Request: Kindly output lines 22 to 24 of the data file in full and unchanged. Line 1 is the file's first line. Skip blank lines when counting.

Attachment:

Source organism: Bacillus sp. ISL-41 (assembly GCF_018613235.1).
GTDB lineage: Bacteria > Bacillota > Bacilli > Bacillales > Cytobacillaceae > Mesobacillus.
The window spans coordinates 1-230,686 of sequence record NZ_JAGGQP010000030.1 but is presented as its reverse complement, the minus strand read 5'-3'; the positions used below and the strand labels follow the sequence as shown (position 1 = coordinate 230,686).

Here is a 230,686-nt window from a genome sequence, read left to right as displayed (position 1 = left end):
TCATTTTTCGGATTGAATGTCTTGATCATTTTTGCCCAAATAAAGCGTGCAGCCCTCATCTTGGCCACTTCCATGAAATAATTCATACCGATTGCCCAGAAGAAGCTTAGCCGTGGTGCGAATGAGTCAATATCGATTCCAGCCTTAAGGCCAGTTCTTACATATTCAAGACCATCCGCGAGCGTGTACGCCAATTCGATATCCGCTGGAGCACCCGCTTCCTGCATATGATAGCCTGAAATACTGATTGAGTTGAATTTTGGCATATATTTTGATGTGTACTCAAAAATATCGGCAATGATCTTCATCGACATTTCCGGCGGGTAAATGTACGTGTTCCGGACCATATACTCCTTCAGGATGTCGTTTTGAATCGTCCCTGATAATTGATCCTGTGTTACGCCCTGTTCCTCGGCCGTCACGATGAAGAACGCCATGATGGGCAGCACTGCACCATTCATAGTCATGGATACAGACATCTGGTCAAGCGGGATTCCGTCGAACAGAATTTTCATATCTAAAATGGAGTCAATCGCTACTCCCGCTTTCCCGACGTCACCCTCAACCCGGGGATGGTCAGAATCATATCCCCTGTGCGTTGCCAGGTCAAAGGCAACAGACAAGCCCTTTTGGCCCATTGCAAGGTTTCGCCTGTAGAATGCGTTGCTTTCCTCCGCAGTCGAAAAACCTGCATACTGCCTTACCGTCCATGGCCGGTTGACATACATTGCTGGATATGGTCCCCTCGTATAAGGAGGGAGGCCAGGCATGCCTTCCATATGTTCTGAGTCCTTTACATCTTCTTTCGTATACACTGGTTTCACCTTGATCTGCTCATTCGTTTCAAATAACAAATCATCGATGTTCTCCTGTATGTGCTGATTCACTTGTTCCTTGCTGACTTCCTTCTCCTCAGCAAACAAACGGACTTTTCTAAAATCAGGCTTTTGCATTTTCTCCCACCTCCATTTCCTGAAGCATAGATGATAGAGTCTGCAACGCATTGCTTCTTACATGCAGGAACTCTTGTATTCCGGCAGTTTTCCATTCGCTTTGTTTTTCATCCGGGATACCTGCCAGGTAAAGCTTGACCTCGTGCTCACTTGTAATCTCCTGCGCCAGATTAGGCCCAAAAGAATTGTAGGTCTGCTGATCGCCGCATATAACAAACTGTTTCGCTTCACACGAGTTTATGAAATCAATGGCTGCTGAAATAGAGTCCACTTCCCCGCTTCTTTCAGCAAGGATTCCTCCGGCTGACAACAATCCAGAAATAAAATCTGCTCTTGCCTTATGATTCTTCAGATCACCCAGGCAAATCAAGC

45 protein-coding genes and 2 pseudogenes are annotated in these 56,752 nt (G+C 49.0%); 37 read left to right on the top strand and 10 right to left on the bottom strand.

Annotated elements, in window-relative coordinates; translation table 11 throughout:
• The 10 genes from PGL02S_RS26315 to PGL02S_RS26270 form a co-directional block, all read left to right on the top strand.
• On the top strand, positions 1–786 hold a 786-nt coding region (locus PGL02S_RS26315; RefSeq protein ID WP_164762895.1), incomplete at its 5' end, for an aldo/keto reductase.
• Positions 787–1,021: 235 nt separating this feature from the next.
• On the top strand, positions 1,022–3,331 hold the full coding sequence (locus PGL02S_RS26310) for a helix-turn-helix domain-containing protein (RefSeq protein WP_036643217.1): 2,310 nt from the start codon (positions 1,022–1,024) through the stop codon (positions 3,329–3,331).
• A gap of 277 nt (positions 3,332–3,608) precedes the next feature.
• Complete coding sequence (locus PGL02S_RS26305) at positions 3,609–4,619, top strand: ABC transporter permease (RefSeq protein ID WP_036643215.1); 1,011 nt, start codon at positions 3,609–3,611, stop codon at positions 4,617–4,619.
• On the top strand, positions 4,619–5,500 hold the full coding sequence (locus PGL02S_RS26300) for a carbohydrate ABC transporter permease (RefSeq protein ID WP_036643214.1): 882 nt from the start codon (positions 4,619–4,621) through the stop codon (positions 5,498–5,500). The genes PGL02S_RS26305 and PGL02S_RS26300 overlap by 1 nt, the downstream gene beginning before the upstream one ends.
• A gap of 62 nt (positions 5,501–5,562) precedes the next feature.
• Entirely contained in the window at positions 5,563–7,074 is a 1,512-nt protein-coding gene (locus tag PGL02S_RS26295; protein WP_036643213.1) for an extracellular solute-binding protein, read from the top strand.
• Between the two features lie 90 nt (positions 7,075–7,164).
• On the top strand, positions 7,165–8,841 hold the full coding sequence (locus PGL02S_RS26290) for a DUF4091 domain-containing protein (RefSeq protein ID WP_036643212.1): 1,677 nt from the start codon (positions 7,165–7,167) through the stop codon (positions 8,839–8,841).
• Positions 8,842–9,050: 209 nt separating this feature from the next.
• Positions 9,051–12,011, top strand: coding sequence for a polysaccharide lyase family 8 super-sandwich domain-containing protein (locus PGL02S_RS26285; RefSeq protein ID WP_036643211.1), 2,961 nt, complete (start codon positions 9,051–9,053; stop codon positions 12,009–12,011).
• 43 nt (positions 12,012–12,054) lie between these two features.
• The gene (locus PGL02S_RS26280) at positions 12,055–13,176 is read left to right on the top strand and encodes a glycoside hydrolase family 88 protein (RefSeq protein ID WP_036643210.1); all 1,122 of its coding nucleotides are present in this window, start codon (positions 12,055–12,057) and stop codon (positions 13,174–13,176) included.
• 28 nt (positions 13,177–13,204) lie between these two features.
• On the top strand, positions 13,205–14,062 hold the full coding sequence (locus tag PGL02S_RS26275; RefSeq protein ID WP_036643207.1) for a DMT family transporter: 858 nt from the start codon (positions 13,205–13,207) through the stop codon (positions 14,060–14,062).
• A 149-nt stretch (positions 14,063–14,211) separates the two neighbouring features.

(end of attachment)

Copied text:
• The gene (locus PGL02S_RS26280) at positions 12,055–13,176 is read left to right on the top strand and encodes a glycoside hydrolase family 88 protein (RefSeq protein ID WP_036643210.1); all 1,122 of its coding nucleotides are present in this window, start codon (positions 12,055–12,057) and stop codon (positions 13,174–13,176) included.
• 28 nt (positions 13,177–13,204) lie between these two features.
• On the top strand, positions 13,205–14,062 hold the full coding sequence (locus tag PGL02S_RS26275; RefSeq protein ID WP_036643207.1) for a DMT family transporter: 858 nt from the start codon (positions 13,205–13,207) through the stop codon (positions 14,060–14,062).